Power Play: The Rise of Modern Sinn Féin by Deaglán de Bréadún
Sinn Féin’s path from shadowy political wing to centre stage is capably charted, writes Richard English
Power Play: The Rise of Modern Sinn Féin
Deaglán de Bréadún
Interviewed by Deaglán de Bréadún, Martin McGuinness commented candidly that “what I want to see is Sinn Féin emerging as the largest party in the South. In that context then we can dictate terms in relation to the formation of a new government.”
Few observers will feel neutrally towards such a claim. For Sinn Féin continue to divide opinion sharply across (and even beyond) Ireland. There is now a long shelf of books on the party as it has evolved over many years. Power Play: The Rise of Modern Sinn Féin offers a valuable complement to what we already know, and it does so on the basis of lucid, first-hand analysis by an experienced journalist in the field.
The varied Sinn Féin cast list is helpfully introduced in the book. So de Bréadún devotes attention, for example, to Mary Lou McDonald (“a high-profile player in Republic of Ireland politics”), presenting her as loyal to Gerry Adams but open also to the idea of succeeding him as leader. McDonald’s rise in the party has been “rapid”, as de Bréadún points out in this very readable book, and he quotes her from 2004 as saying that “Sinn Féin is no safe haven for criminality”.
For many observers, of course, a genuine problem does exist here, and it is one reinforced by the 2015 Belfast killings of Gerard Davison and Kevin McGuigan, and allegations about IRA members’ involvement in the latter.
It is true that, in de Bréadún’s words, Sinn Féin is “no longer the propaganda voice of the ‘armed struggle’ carried out by the Provisional IRA”. And, in briskly rehearsing something of the Provisional IRA’s own story, the author deals calmly with Sinn Féin’s shift from being the lesser partner in an IRA-led struggle, to being the more dominant partner in a still not entirely muscle-free political movement.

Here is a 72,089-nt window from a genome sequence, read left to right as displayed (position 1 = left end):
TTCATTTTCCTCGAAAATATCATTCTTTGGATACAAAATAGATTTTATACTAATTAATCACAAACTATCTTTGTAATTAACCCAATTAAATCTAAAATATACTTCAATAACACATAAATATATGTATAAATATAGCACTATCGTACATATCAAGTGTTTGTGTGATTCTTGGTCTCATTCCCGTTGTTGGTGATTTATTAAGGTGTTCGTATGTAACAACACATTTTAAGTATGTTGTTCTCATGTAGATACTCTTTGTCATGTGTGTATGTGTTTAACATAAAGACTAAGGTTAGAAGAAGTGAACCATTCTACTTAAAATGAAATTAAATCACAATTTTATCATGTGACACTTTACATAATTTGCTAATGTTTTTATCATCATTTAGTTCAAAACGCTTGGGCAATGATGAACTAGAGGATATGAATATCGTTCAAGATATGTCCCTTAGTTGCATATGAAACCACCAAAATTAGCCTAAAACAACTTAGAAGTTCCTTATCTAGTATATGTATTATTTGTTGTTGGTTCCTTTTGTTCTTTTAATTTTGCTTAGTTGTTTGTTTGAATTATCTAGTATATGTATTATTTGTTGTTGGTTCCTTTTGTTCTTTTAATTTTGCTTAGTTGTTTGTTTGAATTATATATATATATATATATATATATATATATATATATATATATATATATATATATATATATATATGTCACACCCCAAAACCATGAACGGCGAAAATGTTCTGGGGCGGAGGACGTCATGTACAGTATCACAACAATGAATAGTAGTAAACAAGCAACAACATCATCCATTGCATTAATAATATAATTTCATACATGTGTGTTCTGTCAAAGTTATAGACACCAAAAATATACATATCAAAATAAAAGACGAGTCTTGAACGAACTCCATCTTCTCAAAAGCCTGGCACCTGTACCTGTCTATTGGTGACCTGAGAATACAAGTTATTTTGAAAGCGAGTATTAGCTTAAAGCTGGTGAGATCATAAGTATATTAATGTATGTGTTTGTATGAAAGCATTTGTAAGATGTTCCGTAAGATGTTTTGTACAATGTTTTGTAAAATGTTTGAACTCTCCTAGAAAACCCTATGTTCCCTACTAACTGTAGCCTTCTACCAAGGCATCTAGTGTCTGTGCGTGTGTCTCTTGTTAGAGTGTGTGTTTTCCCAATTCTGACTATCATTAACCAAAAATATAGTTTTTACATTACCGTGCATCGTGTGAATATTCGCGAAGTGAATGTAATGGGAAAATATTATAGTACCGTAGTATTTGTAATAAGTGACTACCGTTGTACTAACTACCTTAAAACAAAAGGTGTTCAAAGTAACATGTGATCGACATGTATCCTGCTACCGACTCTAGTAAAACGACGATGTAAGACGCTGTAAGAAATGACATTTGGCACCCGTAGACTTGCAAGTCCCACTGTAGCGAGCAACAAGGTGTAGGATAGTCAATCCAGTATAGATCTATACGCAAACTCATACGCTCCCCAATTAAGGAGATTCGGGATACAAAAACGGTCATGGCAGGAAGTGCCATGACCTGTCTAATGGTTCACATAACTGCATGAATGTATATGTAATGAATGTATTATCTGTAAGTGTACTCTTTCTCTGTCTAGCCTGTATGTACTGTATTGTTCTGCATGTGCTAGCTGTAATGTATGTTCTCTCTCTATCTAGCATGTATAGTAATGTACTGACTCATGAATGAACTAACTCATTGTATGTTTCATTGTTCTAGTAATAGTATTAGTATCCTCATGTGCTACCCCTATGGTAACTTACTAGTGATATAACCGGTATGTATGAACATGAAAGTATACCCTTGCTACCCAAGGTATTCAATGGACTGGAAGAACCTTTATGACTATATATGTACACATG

Of relevance here is the chapter on Martin McGuinness himself (“From Rebel to Ruler”). As de Bréadún puts it, “Everyone involved in the Northern Ireland peace process has come a long way, but few have travelled farther than Martin McGuinness.” The interview material drawn on here regarding the North’s Deputy First Minister is fresh and interesting, and indeed the book offers lightly handled interview quotations from a good number of Sinn Féiners and their enemies.
Much of that controversial attention, of course, ends up being focused on the long-time and very significant party leader, Gerry Adams. According to De Bréadún, “It is almost certainly the case that, if a new leader or leaders from a different generation were to replace Gerry Adams, the party would have to endure a great deal less controversy in the political sphere and the media.”
I suspect that this is true (and Adams is too clever not to know this himself, of course). So Tony Blair’s former chief of staff, Jonathan Powell, is referred to in this book in relation to one key challenge facing Sinn Féin over coming years: the need to identify “successor leaders” who can take over in time from those who shifted from armed to less violent political methods.
But it is also true that, while the IRA’s violence did owe much to the leadership of Adams and McGuinness during the blood-stained years of conflict, so too the sullen peace now existing in Northern Ireland would not have arisen had they and their colleagues not decided to shift direction in a more peaceful manner. Both elements of their careers surely deserve to be recognised and remembered.
What of the future? Facing into future elections in the Republic, it would be naive to rule out too much in terms of possible coalitions. As de Bréadún says, “past experience shows that anything can happen when political power is at stake.”
And here there is an important paradox. One of the reasons for the republican movement abandoning its armed struggle was a recognition that most people in the South did not consider Irish unity to be a priority. Now, however, that lack of engagement in or enthusiasm for the North means that Southern voters are more prepared to ignore Sinn Féin’s brutal past, since most of them have never had much interest in the North in any case. Southern indifference towards Northern Ireland has therefore been the pivot on which Sinn Féin’s capacity in the Republic has been doubly reliant and emergent.
De Bréadún’s overall assessment is that, “whether we like it or not, Sinn Féin is now part of the mainstream political system: it is already in office in Northern Ireland and looks set to get into government in Dublin, sooner or later, which could have significant but unpredictable implications for the North-South dynamic on the island.” Certainly, being in government on both sides of the border looks more likely, as things stand, than does making the border disappear.
Deaglán de Bréadún has written perceptively in the past about the emergence of the Northern Irish peace process. This account of Sinn Féin helpfully details the fluid, contemporary role of one of the most contentious and important players in that political evolution.
Richard English’s books include Armed Struggle: The History of the IRA and Irish Freedom: The History of Nationalism in Ireland